You are here
Mainstreaming climate change adaptation into urban planning: greyfield land redevelopment in Jena (Germany)
Pteridum Project.- Adaptation to climate change in the Cantabrian mountains by controlling common fern populations (Pteridium Aquilinum) in a circular economy system
Ceramic Sustainable Urban Drainage System (LIFE CERSUDS).- Demonstration Project developed in Benicàssim (Castellón)
EGOKI: integrating adaptation to climate change in spatial and urban planning in municipalities in Navarre
Otros Casos Practicos
The rural district of Aurich in Lower Saxony is the northernmost district of Germany, bordering the Netherlands and the North Sea. Its natural environment is characterised by the Wadden Sea, by three islands off the coast and by more than 70km of coastline.
The Zaragoza Water Saving City programme was initiated in 1996 in response to water scarcity. It included awareness raising campaigns, the implementation of examples of good practice and voluntary public commitments by citizens and businesses.
Hesketh Out Marsh is the biggest managed realignment project in the UK, and is one of the country’s most important estuary habitats for birdlife. The original saltmarsh was isolated from the estuary in 1980 by the creation of an outer wall, and was used for growing crops.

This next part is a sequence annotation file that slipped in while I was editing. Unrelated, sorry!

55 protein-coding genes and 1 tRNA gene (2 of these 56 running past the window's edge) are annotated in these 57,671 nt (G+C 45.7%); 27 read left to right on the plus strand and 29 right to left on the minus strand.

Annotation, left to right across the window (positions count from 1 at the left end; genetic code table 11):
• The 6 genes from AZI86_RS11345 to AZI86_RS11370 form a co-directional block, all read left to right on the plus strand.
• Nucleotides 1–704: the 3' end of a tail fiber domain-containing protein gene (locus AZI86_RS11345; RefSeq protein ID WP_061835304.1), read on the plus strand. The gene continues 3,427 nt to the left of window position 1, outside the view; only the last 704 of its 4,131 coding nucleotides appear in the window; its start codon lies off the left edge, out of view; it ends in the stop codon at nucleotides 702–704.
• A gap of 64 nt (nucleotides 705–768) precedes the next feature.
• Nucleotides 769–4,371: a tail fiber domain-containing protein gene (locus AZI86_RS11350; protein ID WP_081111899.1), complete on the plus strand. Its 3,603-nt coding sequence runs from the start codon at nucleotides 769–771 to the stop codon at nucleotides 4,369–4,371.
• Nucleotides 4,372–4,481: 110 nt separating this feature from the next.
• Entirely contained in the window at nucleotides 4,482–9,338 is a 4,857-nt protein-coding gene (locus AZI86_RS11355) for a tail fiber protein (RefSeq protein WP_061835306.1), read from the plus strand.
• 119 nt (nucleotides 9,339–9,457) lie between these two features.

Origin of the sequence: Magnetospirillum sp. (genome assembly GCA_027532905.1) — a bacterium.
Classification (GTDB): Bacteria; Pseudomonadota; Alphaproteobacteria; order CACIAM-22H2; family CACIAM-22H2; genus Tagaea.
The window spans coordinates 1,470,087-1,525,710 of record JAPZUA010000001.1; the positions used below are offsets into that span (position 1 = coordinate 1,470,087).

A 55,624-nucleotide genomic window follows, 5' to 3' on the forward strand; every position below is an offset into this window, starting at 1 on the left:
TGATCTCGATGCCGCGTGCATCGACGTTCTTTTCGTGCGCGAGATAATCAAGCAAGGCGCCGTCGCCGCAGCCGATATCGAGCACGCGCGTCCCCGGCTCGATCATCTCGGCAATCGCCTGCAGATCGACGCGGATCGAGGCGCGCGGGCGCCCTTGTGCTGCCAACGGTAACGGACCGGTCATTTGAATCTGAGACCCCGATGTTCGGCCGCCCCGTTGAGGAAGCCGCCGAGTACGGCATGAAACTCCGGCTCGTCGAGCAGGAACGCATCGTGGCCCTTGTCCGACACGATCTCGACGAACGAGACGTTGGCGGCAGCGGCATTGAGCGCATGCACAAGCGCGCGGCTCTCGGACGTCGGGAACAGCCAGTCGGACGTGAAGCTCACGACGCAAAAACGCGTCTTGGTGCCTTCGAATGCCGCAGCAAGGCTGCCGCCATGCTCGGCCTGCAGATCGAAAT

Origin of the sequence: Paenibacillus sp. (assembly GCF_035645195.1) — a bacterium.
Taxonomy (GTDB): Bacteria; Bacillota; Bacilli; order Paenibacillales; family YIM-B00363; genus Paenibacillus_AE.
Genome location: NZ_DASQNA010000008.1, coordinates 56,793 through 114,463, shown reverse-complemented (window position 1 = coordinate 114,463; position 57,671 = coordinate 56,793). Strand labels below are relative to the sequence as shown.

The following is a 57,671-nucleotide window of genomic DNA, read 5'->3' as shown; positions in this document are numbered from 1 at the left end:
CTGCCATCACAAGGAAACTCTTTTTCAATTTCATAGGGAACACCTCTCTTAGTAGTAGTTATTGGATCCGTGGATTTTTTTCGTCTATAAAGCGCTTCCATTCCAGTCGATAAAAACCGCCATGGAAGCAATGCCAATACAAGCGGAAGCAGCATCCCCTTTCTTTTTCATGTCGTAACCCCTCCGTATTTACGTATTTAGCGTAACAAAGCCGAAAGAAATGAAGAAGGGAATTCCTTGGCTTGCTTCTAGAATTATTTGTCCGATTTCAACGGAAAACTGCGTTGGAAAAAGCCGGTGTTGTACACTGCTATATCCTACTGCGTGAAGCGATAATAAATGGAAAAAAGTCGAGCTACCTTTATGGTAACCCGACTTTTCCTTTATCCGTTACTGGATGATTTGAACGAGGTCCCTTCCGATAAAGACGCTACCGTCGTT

To combat the impacts of cloudbursts, the City of Copenhagen developed a Cloudburst Management Plan in 2012, which is an offshoot of the Copenhagen Climate Adaptation Plan. The Plan outlines the priorities and measures recommended for climate adaptation including extreme rainfall.
Situated in East Anglia, Norfolk Broads (Broadland) is one of the finest areas of wetland in Britain.
Klaipėda is a coastal city with almost all of its territory located on coastal lowland, and the Smeltalė river situated in the Southern part of the city, falling into the Curonian Lagoon within the city area.
In Berlin inner city, plans for the development of new buildings fall under a regulation requiring a proportion of the area to be left as green space: the Biotope Area Factor (BAF) or BFF (Biotop Flächenfaktor).
The Netherlands is a country with a long history of mitigating flood damage and adapting to flood risk. With 60% of the country below sea level, the development and implementation of flood resilient infrastructure has become an important part of the Dutch culture.
The UK is generally projected to experience increases in precipitation as a result of climate change. An important resilience action to mitigate the impacts from such increases is improvements in drainage management.